Indra Nooyi's appointment as CEO of PepsiCo sees the Indian-born, Yale-educated executive take control of a company at the top of its game. And she is inheriting a legacy she helped to create. As PepsiCo's chief financial officer, Nooyi worked closely with previous CEO Steve Reinemund on crucial decisions that have paid big dividends - the most obvious last December, when the company's market capitalisation (the total value of its shares) reached $98.4 billion, overtaking arch-rival Coca-Cola (at $97.9 billion) for the first time in 112 years.
PepsiCo has moved ahead of Coca-Cola thanks to less reliance on colas and fizzy drinks than its rival. PepsiCo is very much a diversified snacks and drinks business, as opposed to the beverages-dominated approach of Coca-Cola. Although both companies have been striving to offer healthier products, Coca-Cola remains more dependent on its carbonated drinks heritage, accounting for 80% of sales. According to Beverage Digest magazine, bottled water, sports drinks and iced tea were the three fastest growing drinks categories in the US in 2005, and PepsiCo was ahead of Coca-Cola in all three.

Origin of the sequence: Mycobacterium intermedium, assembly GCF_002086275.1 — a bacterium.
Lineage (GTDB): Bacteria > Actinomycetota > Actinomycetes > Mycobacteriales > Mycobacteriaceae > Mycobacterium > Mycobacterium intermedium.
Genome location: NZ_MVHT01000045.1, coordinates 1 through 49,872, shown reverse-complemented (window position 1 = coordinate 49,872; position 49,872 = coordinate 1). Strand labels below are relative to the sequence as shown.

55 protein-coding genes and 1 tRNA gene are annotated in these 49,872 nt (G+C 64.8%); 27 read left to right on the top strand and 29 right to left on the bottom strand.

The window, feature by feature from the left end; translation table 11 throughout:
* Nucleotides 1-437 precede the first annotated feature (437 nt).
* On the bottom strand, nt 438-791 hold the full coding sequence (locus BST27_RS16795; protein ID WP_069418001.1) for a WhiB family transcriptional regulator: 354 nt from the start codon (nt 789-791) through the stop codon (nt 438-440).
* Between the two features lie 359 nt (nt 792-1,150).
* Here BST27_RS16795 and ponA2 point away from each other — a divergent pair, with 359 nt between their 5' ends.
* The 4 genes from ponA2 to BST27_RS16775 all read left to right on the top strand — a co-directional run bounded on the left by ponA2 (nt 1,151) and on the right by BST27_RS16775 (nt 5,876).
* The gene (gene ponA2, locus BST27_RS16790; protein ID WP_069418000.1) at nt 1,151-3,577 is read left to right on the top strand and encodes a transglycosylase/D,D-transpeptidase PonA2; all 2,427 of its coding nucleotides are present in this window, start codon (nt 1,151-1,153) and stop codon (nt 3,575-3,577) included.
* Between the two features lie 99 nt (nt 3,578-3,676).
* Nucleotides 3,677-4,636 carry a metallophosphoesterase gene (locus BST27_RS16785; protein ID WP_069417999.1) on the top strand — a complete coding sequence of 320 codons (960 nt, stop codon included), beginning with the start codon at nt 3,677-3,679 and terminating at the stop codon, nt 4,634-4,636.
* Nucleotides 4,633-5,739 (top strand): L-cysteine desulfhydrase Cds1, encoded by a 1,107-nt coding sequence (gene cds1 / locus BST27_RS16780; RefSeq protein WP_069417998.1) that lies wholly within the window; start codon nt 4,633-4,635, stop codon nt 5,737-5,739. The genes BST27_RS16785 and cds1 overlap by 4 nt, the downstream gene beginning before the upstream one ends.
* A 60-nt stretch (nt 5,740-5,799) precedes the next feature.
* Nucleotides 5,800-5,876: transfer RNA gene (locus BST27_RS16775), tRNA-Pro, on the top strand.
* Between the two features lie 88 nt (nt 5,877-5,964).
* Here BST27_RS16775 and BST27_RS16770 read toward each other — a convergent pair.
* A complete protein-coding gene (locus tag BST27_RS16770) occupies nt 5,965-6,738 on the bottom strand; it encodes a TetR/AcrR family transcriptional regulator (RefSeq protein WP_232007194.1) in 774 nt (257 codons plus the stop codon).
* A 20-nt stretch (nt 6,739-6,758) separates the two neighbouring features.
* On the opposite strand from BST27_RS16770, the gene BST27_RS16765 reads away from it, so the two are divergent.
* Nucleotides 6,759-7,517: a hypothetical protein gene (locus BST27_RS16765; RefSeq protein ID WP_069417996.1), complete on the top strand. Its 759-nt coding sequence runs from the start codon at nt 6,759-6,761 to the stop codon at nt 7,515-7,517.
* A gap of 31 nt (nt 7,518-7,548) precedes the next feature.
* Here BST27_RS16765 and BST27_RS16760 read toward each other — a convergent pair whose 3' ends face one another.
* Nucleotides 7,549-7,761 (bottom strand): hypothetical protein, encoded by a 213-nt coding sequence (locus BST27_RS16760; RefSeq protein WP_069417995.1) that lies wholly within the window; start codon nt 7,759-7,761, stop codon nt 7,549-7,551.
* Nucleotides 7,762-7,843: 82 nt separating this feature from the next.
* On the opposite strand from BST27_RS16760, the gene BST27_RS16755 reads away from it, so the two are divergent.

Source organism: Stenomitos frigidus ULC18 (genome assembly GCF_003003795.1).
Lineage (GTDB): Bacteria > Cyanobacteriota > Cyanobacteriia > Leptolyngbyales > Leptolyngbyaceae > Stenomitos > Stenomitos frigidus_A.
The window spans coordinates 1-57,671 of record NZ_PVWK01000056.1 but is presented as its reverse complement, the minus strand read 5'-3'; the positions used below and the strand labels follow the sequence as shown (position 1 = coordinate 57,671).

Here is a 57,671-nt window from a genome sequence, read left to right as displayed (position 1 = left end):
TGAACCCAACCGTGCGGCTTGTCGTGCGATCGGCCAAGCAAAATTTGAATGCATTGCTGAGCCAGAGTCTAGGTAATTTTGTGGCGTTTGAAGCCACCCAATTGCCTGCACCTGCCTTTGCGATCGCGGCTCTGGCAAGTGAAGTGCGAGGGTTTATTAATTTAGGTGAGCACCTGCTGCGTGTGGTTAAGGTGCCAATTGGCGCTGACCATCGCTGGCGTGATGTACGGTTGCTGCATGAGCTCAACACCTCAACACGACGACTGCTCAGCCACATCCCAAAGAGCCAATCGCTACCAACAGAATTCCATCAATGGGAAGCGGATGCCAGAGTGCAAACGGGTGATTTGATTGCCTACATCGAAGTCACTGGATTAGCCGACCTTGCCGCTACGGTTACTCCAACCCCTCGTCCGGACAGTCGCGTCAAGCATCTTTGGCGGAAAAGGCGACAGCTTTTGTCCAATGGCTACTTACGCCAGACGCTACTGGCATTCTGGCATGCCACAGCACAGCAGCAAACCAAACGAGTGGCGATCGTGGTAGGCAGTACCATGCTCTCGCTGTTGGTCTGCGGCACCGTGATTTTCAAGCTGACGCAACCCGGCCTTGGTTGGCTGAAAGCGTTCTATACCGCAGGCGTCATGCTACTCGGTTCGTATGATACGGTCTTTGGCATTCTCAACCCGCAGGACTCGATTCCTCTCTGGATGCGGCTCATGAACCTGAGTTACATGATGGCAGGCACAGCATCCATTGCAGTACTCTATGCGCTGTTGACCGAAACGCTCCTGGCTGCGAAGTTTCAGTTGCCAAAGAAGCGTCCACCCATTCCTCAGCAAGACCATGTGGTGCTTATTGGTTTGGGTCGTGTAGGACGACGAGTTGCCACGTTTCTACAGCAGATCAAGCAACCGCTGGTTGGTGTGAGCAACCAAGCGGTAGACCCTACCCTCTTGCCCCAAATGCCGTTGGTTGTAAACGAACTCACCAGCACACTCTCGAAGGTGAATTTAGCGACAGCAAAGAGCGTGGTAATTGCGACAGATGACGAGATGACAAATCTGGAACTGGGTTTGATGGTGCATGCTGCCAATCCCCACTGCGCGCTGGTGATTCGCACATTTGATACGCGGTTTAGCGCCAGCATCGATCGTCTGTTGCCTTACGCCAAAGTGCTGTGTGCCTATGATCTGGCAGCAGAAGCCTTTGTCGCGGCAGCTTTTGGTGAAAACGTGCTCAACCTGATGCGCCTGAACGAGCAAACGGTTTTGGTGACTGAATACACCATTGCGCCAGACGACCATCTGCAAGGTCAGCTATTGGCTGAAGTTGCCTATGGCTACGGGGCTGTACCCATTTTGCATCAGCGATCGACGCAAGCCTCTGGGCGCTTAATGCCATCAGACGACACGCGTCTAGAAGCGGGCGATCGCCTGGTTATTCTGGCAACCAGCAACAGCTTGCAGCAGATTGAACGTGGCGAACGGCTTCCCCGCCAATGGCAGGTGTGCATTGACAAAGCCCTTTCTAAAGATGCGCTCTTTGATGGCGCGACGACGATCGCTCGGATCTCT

The turning point for PepsiCo was the late 1990s, when it sold off its restaurant business - comprising KFC, Taco Bell and Pizza Hut - and acquired the best-selling juice brand Tropicana and food and drinks company Quaker Oats, which Coca-Cola itself had attempted to buy. The acquisition of Quaker in 2000, for $2 billion less than Coca-Cola's bid, bought PepsiCo the Gatorade sports drink and Quaker's cereal brands, which plugged the company into the fast-growing healthy food sector. PepsiCo's shares are now trading 70% higher than six years ago, in contrast with Coca-Cola's, which are trading 30% lower.